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AMD64 3000 Vs. P4 2.8C

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Anonymous
a b B Homebuilt system
September 13, 2004 4:43:51 AM

Archived from groups: alt.comp.hardware.pc-homebuilt (More info?)

Hi folks,

Okay, I know that this topic is probably going to get a few peoples'
undergarments twisting fitfully, but please bear with me here. ;p

I'm on the cusp of ordering a new build for myself with the following
base components:

Antec PlusView1000AMG
Lite-On DVD-RW
3x Antec 80mm Case Fans
Logitech MX Duo Cordless KB/Mouse
Crucial 184 Pin 512MB DDR PC-3200 8T - OEM
Antec 430W Power Supply, Model "TRUE430"
2x Maxtor 80GB 8MB Cache HD's (1 for XP, 1 for FreeBSD)
ATI Radeon 9600

I understand that with only one stick of RAM, I'll be negating the
dual-channel benefits, but I'm sort of on a budget and it's something
that can be added later. Anyway.

My original plan was to get an Intel D865PERLL mainboard coupled with
a P4 2.8C processor. I'm not at all interested in overclocking and the
like and being that Intel mainboards are generally noted for their
stability and -very- clean mainboard design. One other aspect that really
grabbed my attention in regard to this mainboard was the quality of the
onboard sound. From what I've read in regard to this, it's incredibly
good.

However (as there always is one), I've been reading a lot about the AMD64's
and their superior performance. As the CPU/Mainboard price is about the
same for AMD Vs. Intel, cost is not really a consideration here.

One thing that bothers me a little, and a point in which I'm sure I'll be
called names for, is that the current crop of AMD64, socket 754, mainboards
is daunting. It's difficult to compare these boards considering the
choices that are available:

- Via or NVidia? Again, it's difficult to find detailed comparisons
between these chipsets.

- I do understand that most folks enjoy overclocking their systems, of which,
I have no desire to do. Perhaps this is also the reason that I tend to read
a lot about people having stability issues with their AMD64 boxen. It's
difficult to make a decision when it seems that there are quite a lot
of folks with stability issues, but again, it may just be the issue of
these folks overclocking their systems.

- This also ties in with the above in regard to stability; it's also
difficult to find people who are happy with any specific mainboard due
to the above.

With all of the above said, one of the mainboards that I was looking at
in regard to pairing with an AMD64 3000 is the Asus K8N-E Deluxe. Yes,
it's quite a bit more, in this case, than the Intel D865PERLL. If anyone
could provide their personal experiences with this board, I'd be appreciative,
as I would with any other suggestions or recommendations in regard to other
boards.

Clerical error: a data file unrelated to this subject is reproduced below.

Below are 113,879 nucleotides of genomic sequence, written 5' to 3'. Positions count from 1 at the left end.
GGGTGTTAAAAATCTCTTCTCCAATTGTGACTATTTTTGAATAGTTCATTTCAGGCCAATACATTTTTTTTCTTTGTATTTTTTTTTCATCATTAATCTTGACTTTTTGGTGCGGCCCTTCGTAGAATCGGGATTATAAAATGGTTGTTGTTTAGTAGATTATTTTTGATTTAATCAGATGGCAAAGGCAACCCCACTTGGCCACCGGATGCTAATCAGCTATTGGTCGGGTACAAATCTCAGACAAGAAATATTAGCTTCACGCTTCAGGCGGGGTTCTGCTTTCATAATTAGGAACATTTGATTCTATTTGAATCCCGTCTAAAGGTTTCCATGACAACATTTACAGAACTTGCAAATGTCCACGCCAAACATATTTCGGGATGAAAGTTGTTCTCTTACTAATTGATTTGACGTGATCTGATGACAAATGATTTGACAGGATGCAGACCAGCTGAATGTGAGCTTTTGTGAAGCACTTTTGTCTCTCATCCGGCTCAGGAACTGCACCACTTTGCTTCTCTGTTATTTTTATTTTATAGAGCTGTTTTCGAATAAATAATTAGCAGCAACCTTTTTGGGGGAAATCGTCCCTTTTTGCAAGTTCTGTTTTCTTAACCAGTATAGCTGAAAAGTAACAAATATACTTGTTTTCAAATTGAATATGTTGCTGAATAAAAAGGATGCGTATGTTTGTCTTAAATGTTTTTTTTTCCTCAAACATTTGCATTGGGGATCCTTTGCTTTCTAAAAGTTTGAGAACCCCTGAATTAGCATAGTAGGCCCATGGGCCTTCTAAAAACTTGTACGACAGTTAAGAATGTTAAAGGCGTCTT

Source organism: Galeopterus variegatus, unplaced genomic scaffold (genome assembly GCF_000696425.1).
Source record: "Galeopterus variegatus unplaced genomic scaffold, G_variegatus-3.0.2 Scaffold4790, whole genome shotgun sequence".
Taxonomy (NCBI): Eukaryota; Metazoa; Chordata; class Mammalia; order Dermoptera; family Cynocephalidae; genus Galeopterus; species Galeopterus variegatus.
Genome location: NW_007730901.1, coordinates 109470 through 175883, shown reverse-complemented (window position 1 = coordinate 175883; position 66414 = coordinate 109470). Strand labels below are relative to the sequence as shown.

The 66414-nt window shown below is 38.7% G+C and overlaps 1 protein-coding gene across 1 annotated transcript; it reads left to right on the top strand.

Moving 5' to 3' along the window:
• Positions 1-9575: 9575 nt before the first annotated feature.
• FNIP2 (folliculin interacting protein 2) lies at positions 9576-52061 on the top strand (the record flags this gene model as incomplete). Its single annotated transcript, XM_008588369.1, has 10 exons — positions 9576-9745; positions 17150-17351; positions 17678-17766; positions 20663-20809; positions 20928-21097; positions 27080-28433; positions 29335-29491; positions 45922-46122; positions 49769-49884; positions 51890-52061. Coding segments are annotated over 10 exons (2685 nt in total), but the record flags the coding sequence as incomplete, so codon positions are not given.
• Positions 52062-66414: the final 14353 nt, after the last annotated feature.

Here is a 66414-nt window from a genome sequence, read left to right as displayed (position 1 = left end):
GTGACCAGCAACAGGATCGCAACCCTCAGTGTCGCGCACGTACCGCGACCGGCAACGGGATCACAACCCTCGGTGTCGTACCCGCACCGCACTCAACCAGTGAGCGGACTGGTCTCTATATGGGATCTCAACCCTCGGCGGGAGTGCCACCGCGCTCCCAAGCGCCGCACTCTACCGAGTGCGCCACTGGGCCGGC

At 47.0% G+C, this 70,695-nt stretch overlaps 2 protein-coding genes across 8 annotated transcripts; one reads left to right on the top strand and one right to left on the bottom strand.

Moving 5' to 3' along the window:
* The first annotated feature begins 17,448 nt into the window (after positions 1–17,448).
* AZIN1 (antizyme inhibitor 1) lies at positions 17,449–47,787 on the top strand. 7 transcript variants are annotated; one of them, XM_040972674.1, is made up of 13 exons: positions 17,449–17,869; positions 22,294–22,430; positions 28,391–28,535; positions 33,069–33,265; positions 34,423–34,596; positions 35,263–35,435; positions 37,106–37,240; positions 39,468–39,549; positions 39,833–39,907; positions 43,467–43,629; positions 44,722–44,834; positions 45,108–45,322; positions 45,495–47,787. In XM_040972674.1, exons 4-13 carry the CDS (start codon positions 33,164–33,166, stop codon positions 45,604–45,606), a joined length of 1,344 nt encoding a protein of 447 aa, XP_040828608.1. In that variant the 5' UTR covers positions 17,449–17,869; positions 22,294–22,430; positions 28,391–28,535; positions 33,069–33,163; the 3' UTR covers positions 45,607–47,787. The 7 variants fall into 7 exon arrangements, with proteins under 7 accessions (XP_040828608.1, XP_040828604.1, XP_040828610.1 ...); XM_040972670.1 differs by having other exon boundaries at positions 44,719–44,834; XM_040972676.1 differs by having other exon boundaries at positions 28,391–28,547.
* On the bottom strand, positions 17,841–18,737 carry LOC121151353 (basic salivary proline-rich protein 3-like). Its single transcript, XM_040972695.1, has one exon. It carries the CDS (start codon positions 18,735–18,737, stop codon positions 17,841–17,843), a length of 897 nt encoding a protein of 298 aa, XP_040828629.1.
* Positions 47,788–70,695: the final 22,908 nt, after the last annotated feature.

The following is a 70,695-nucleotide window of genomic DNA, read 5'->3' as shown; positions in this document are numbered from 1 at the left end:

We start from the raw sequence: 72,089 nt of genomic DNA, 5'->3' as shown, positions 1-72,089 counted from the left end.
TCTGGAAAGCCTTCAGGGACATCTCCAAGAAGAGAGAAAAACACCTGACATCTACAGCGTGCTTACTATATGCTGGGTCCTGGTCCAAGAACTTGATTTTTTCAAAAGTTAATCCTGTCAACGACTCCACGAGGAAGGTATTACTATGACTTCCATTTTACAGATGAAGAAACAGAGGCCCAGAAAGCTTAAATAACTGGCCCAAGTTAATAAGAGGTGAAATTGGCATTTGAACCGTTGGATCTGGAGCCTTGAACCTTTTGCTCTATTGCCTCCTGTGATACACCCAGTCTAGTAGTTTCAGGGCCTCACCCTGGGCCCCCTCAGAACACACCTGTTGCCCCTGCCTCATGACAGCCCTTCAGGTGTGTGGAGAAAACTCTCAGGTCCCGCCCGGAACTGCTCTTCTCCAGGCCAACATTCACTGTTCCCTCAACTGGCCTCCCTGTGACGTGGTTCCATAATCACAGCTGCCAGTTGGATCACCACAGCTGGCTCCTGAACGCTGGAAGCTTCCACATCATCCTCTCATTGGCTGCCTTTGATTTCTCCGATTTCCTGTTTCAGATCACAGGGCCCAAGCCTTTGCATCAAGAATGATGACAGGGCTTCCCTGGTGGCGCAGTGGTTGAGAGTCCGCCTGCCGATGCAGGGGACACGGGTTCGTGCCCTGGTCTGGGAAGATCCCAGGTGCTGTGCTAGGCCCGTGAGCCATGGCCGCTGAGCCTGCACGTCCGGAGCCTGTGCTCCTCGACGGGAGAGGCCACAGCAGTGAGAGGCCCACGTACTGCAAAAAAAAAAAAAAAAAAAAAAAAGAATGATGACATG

Thank you for your time,
John.

More about : amd64 3000

September 13, 2004 4:43:52 AM

Archived from groups: alt.comp.hardware.pc-homebuilt (More info?)

I believe that most of the stability problems you refer to with the AMD64
has more to do with memory than with the mainboard itself. The AMD64 is
quite demanding of memory, and a lot of what's out there doesn't live up to
it's rating when in a AMD64 system. For this reason, it's important to use
quality memory. On the plus side (for you), the 754 pin AMD64 doesn't have
dual channel capability, so the number of sticks isn't going to affect
performance. The amount obviously will, and I've seen my system using over
800 MB of the 1GB installed.

The MSI board seems to be highly regarded. I've got a Gigabyte (1st
generation) K8NNXP, and it's stable, but it took some work. I had to replace
the Kingston HyperX PC3200 with Mushkin Level 1 PC3500. This resolved all of
the stability issues I was having (reboots and crashes to desktop).

Another thing to keep in mind- it's reported that the AMD64 likes 20AMPs on
the 12V rail, so a good power supply is a requirement. I'm running the Antec
430W with no problems, which is what you have listed in your wish list.

Take a look at the AMD forum website ( http://forums.amd.com/index.php? )
and you can look at some of the issues people have and how many seem to be
related to memory.

By the way, I'm quite pleased with the 64 system I have, even though I built
it when it was still "new". The NForce boards all have at least 1 revision
(from the 150 chipset to the 250), and I think some of the memory problems
may have been resolved. I know the 250 improves the performance of the
hypertransport link.

Fitz
Anonymous
a b B Homebuilt system
September 13, 2004 8:04:54 AM

Archived from groups: alt.comp.hardware.pc-homebuilt (More info?)

I'm currently going through similar choices. I'm no looking at Celerons.

As to sound aspect, maybe AMD mobo+ decent sound card is a more economical
solution than Celeron +onboard sound?
Anonymous
a b B Homebuilt system
September 13, 2004 8:09:52 AM

Archived from groups: alt.comp.hardware.pc-homebuilt (More info?)

http://www.outpost.com/category/Outpost/Electronic+Comp...
ponents/Controller+Cards

where this product shows example of spec info correlated with price.

unfortunately their search doesn't reliably find *everything* onsite :( 

i think i searched for some words, but results missed many products. i
think
socket a
is a serach that failed.

the price bracketing feature works.
!